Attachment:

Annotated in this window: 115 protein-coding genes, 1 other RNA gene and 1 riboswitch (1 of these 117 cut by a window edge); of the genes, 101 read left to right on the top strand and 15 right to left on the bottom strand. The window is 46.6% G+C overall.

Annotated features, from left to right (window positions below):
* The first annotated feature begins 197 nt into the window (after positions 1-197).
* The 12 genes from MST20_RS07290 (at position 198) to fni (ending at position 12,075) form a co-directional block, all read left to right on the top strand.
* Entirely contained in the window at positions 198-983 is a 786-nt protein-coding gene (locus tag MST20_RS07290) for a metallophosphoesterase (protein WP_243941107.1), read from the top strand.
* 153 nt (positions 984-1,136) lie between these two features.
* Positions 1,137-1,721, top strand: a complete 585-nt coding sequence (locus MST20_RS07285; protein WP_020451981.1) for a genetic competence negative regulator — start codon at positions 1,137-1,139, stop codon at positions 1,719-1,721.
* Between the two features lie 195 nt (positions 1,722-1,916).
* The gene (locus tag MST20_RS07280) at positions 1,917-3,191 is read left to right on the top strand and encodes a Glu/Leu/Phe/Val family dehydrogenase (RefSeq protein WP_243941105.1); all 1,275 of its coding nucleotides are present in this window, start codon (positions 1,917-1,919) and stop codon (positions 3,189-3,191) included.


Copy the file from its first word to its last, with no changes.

Annotated in this window: 115 protein-coding genes, 1 other RNA gene and 1 riboswitch (1 of these 117 cut by a window edge); of the genes, 101 read left to right on the top strand and 15 right to left on the bottom strand. The window is 46.6% G+C overall.

Annotated features, from left to right (window positions below):
* The first annotated feature begins 197 nt into the window (after positions 1-197).
* The 12 genes from MST20_RS07290 (at position 198) to fni (ending at position 12,075) form a co-directional block, all read left to right on the top strand.
* Entirely contained in the window at positions 198-983 is a 786-nt protein-coding gene (locus tag MST20_RS07290) for a metallophosphoesterase (protein WP_243941107.1), read from the top strand.
* 153 nt (positions 984-1,136) lie between these two features.
* Positions 1,137-1,721, top strand: a complete 585-nt coding sequence (locus MST20_RS07285; protein WP_020451981.1) for a genetic competence negative regulator — start codon at positions 1,137-1,139, stop codon at positions 1,719-1,721.
* Between the two features lie 195 nt (positions 1,722-1,916).
* The gene (locus tag MST20_RS07280) at positions 1,917-3,191 is read left to right on the top strand and encodes a Glu/Leu/Phe/Val family dehydrogenase (RefSeq protein WP_243941105.1); all 1,275 of its coding nucleotides are present in this window, start codon (positions 1,917-1,919) and stop codon (positions 3,189-3,191) included.